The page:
The dichotomous analysis as a methodology that can be used to search for solutions to some paradoxes and philosophical problems, results from the statement of the principle of dialectical indifference. The general idea underlying the dichotomous approach to paradox analysis is that two versions, corresponding to one and the other pole of a given duality, can be untangled within a philosophical paradox. The corresponding approach then is to find a reference class which is associated with the given paradox and the corresponding duality A/Ā, as well as the two resulting variations of the paradox that apply to each pole of this duality.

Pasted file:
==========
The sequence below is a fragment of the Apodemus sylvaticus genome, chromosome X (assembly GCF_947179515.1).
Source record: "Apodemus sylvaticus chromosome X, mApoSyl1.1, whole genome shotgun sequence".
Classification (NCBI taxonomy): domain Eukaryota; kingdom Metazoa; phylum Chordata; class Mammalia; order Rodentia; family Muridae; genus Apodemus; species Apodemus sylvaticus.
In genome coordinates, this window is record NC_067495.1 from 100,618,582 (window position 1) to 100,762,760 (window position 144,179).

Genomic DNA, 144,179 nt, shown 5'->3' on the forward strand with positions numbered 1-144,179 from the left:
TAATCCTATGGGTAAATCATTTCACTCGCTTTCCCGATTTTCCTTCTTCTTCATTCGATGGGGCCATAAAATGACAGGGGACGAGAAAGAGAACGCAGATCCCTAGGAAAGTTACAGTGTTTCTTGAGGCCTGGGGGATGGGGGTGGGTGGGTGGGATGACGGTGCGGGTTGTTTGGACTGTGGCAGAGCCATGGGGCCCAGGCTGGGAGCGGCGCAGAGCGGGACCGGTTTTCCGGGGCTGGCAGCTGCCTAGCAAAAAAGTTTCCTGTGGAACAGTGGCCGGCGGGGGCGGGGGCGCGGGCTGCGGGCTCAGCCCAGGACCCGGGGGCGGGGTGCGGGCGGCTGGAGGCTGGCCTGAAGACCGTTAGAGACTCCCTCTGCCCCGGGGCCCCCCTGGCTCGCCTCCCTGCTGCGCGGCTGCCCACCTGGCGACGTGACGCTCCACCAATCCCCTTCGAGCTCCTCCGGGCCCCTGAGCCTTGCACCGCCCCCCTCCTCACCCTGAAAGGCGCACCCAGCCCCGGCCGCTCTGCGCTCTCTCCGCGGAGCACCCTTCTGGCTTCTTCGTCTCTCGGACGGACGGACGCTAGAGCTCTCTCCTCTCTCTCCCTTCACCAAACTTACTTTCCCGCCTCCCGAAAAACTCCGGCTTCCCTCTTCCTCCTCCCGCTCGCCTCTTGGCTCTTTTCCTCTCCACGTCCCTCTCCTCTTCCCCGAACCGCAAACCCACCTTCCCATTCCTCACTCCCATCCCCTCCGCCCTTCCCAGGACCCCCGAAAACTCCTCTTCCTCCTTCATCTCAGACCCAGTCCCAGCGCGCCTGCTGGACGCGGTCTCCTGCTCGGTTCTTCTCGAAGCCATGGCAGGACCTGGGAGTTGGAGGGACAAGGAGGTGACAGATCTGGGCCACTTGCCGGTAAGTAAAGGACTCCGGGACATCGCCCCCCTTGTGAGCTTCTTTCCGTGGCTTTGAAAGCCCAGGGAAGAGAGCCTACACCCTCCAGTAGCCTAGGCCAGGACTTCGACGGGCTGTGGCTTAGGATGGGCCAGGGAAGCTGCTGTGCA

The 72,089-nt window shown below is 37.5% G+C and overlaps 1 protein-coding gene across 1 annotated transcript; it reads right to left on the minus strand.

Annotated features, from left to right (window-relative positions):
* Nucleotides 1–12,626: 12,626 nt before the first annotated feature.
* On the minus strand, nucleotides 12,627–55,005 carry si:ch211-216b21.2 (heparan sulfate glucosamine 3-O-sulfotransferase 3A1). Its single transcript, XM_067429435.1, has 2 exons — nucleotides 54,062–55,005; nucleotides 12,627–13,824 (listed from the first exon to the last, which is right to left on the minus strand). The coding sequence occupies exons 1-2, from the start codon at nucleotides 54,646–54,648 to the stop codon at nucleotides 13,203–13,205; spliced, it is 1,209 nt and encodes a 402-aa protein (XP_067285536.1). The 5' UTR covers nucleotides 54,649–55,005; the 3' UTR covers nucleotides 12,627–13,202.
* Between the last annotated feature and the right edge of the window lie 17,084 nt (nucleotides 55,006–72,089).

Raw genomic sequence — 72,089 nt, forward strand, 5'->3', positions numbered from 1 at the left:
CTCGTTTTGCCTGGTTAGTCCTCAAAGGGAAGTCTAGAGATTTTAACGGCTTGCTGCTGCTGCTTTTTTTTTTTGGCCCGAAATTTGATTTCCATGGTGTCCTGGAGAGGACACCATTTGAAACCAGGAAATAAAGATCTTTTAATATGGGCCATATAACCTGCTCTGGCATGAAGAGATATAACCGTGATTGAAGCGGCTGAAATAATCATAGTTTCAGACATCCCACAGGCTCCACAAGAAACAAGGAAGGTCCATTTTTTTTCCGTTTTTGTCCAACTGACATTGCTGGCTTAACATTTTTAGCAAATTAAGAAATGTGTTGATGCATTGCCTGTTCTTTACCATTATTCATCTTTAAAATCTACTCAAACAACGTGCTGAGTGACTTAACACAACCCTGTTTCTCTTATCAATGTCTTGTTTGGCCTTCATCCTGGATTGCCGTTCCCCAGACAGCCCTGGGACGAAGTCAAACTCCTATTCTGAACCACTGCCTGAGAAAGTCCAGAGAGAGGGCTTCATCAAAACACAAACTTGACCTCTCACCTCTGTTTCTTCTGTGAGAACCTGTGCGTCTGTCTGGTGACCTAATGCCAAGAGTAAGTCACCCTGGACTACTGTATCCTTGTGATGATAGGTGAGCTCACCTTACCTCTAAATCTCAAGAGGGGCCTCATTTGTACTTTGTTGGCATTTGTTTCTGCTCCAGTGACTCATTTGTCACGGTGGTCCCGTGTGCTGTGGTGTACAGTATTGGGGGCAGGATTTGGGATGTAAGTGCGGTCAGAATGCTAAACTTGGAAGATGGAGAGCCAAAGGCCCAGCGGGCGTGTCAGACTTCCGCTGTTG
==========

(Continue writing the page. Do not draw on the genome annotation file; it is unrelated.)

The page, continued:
However, every duality is not well-suited to this approach, as for many dualities, the corresponding version of the paradox remains unchanged, regardless of the pole under consideration. In the dichotomous method, one focuses on finding a reference class and a relevant associated duality, such that the viewpoint of each of its poles actually lead to two structurally different versions of the paradox , or the disappearance of paradox from the point of view of one of the poles. Thus, when considering the paradox in terms of two poles A and Ā, and if it has no effect on the paradox itself, the corresponding duality A/Ā reveals itself therefore, from this point of view, irrelevant.
Further reading: Elements of dialectical contextualism